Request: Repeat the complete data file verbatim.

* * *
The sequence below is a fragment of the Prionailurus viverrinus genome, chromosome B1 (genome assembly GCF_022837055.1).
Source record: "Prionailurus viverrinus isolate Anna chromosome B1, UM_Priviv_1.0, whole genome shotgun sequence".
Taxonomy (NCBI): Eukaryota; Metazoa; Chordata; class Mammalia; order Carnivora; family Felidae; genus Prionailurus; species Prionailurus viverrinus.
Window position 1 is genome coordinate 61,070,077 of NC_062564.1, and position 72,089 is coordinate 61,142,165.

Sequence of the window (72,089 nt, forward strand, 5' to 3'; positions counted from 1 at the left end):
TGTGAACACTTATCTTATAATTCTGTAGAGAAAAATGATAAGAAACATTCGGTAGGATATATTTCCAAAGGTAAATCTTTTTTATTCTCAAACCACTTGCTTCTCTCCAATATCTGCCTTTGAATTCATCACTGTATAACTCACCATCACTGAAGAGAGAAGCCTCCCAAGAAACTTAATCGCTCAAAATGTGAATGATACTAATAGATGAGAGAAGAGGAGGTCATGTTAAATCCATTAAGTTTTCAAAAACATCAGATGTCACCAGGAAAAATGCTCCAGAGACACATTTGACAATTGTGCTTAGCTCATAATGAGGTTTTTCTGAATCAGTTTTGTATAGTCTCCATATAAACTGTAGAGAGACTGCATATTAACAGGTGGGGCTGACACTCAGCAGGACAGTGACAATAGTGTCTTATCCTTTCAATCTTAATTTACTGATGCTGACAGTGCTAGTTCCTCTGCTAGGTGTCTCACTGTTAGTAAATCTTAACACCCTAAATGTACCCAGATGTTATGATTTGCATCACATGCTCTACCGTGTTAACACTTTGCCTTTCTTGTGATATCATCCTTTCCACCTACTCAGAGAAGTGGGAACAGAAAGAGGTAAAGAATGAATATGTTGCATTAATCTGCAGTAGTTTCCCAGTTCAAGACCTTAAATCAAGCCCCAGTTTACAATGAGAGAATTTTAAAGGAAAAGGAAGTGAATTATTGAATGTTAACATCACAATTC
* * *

The sequence below is a fragment of the Prionailurus viverrinus genome, chromosome B1 (genome assembly GCF_022837055.1).
Source record: "Prionailurus viverrinus isolate Anna chromosome B1, UM_Priviv_1.0, whole genome shotgun sequence".
Taxonomy (NCBI): Eukaryota; Metazoa; Chordata; class Mammalia; order Carnivora; family Felidae; genus Prionailurus; species Prionailurus viverrinus.
Window position 1 is genome coordinate 61,070,077 of NC_062564.1, and position 72,089 is coordinate 61,142,165.

Sequence of the window (72,089 nt, forward strand, 5' to 3'; positions counted from 1 at the left end):
TGTGAACACTTATCTTATAATTCTGTAGAGAAAAATGATAAGAAACATTCGGTAGGATATATTTCCAAAGGTAAATCTTTTTTATTCTCAAACCACTTGCTTCTCTCCAATATCTGCCTTTGAATTCATCACTGTATAACTCACCATCACTGAAGAGAGAAGCCTCCCAAGAAACTTAATCGCTCAAAATGTGAATGATACTAATAGATGAGAGAAGAGGAGGTCATGTTAAATCCATTAAGTTTTCAAAAACATCAGATGTCACCAGGAAAAATGCTCCAGAGACACATTTGACAATTGTGCTTAGCTCATAATGAGGTTTTTCTGAATCAGTTTTGTATAGTCTCCATATAAACTGTAGAGAGACTGCATATTAACAGGTGGGGCTGACACTCAGCAGGACAGTGACAATAGTGTCTTATCCTTTCAATCTTAATTTACTGATGCTGACAGTGCTAGTTCCTCTGCTAGGTGTCTCACTGTTAGTAAATCTTAACACCCTAAATGTACCCAGATGTTATGATTTGCATCACATGCTCTACCGTGTTAACACTTTGCCTTTCTTGTGATATCATCCTTTCCACCTACTCAGAGAAGTGGGAACAGAAAGAGGTAAAGAATGAATATGTTGCATTAATCTGCAGTAGTTTCCCAGTTCAAGACCTTAAATCAAGCCCCAGTTTACAATGAGAGAATTTTAAAGGAAAAGGAAGTGAATTATTGAATGTTAACATCACAATTC